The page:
The Securities and Exchange Commission has posted more details of how it built its investigation against an alleged insider-trading ring in China.

Included among those interesting details is Comcast Corp.'s account of how it learned from lawyers that DreamWorks Animation SKG was in talks with a would-be buyer. That eased the way for Comcast to squash that deal with its bigger bid.

In New York last week, U.S. District Judge J. Paul Oetken extended his freeze on $81 million in U.S. brokerage accounts for China-based investors in DreamWorks, the Hollywood studio that Philadelphia-based Comcast agreed to buy in April 2016 for $3.8 billion.

The SEC alleges that China-based investor Shaohua "Michael" Yin, who earned his Wharton MBA in 2005 and has worked for blue-chip investment houses in the United States and China, bought DreamWorks shares for five accounts using illegal insider information in the three weeks before Comcast paid a premium price for the studio that gave us Shrek and Kung Fu Panda.

But the commission has admitted in court filings that it doesn't know how Yin found out DreamWorks was nearing a deal. The SEC called its own evidence "circumstantial."

DreamWorks officials are not accused of wrongdoing; nor is anyone at Comcast, which told the SEC it didn't know DreamWorks was talking to anyone about a sale until a week after Yin started buying shares.

Comcast stepped in with its offer last April, just as PAG Asia Capital, a Hong Kong-based firm that calls itself one of Asia's largest private-investment managers, was preparing the last touches on its own formal DreamWorks bid after months of negotiations.

On April 4, according to the SEC, DreamWorks board members received an update on PAG's offer to buy their studio for $35 a share.

Corporate-merger proposals are typically kept secret to prevent unwelcome speculation by shareholders and uninvited offers from other would-be acquirers.

If management is already talking to a favored buyer, it's tough to justify telling a higher bidder no. And it's illegal for dealmakers and other insiders to share information that hasn't been given to the public, or to buy shares to exploit that inside information. You could go to prison that way.

But word that DreamWorks was in talks apparently leaked out anyway, and Yin took illegal advantage of the insider information, the SEC says. He and his lawyer have not returned calls seeking comment.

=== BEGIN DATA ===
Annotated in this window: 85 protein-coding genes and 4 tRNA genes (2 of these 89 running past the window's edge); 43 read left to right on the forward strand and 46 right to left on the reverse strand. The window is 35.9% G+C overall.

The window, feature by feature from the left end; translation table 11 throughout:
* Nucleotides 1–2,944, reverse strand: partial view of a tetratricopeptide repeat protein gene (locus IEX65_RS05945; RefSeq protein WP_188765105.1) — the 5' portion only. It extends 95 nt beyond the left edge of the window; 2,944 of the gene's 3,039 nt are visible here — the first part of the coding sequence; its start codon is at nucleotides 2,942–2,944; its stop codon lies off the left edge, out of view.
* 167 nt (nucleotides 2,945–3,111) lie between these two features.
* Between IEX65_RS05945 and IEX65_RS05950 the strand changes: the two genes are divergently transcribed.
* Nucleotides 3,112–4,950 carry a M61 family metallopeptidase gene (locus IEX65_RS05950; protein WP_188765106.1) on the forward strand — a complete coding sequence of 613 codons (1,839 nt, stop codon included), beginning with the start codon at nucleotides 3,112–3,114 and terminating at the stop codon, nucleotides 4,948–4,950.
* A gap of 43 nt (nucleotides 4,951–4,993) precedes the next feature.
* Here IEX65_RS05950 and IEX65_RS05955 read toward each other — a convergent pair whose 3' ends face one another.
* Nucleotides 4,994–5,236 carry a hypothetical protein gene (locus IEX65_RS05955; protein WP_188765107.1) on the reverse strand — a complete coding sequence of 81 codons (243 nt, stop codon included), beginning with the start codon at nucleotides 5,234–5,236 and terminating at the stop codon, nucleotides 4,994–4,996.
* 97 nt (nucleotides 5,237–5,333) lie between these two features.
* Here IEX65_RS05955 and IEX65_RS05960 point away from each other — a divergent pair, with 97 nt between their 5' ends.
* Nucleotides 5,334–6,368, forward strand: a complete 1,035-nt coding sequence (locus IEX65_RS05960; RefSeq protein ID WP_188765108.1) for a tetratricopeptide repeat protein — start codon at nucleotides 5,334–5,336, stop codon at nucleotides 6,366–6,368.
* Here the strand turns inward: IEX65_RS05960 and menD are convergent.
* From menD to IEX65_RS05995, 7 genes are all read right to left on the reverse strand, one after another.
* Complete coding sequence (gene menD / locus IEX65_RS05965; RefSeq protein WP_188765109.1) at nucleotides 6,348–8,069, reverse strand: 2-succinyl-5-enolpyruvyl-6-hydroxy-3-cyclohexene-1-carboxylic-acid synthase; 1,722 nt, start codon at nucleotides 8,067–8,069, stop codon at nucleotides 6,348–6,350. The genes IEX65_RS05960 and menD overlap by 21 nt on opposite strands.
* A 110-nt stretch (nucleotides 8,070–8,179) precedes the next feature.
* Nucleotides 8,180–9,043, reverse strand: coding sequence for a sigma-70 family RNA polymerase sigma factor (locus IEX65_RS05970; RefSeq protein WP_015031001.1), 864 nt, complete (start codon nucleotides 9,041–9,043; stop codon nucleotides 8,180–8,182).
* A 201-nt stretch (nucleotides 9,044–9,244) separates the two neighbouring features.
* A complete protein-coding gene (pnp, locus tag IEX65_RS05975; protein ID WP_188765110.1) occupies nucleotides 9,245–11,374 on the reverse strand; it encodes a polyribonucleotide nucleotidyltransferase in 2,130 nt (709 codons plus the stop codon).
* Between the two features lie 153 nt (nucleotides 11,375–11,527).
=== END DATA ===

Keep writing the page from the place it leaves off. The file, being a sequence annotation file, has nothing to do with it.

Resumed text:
On April 4, the same day DreamWorks board members began mulling the details of PAG Asia's offer, Yin began buying DreamWorks shares for five accounts that had not previously owned the stock. Yin's group bought tens of thousands of shares every trading day, until Comcast and DreamWorks announced their sale agreement April 27, the morning after financial news outlets began reporting deal rumors.

Comcast told SEC investigators that it found out about that offer through a routine inquiry between two partners at the New York law firm Davis, Polk & Wardwell LLP, which has represented both Comcast and DreamWorks' investment bank, Centerbridge Partners.

Comcast's longtime general counsel, Arthur Block, explained in a letter to the SEC: On April 10, Davis Polk's William H. Aaronson learned that his colleague George R. Bason Jr. had gotten a call from Centerbridge, asking whether his firm could advise Centerbridge in its work as "financial adviser to a special committee of the DreamWorks Animation board of directors. Aaronson understood that the special committee was created in connection with a potential M&A transaction involving DreamWorks Animation."

Block continued: On April 11, Aaronson "sought to clear with Comcast any conflict which might arise out of Davis Polk's representation of Centerbridge." So Aaronson called Robert Eatroff, Comcast's executive vice president, global corporate development and strategy, and asked "whether Comcast would be comfortable with Davis Polk acting as counsel to a financial adviser to a special committee of a publicly traded film studio."

Which studio? "Aaronson recalls that Eatroff immediately concluded that the studio at issue must be DreamWorks," Block wrote.

You shouldn't work for them in that deal if you're also working for us, the Comcast executive told the lawyer. "Aaronson did not confirm or reject Eatroff's suspicion regarding the identity of the film studio," Block added.

Two days later, on April 13, "Brian Roberts, the chairman and chief executive officer of Comcast, contacted [DreamWorks boss Jeffrey] Katzenberg to express interest in a possible acquisition" of DreamWorks by Comcast, DreamWorks noted in an SEC filing after the deal was announced.

The DreamWorks people told Roberts that their company already had an offer on the table, and that he'd have to beat $35 a share. Comcast rushed to cut a better deal.  PAG Asia was left behind. Comcast clinched DreamWorks at $41 a share.

And that, incidentally, made the Yin group its illegal $29 million, the SEC says.

Within a few weeks, the SEC was investigating those trades, collecting phone and trading records tying Yin to the five accounts that had bought so many DreamWorks shares in such a "suspiciously" timely way.

But the SEC still hasn't been able to show where Yin got any insider information.

Will circumstantial evidence be enough to keep the profits frozen? Oetken ordered the SEC and Yin's lawyers back to court to review that question at the end of March.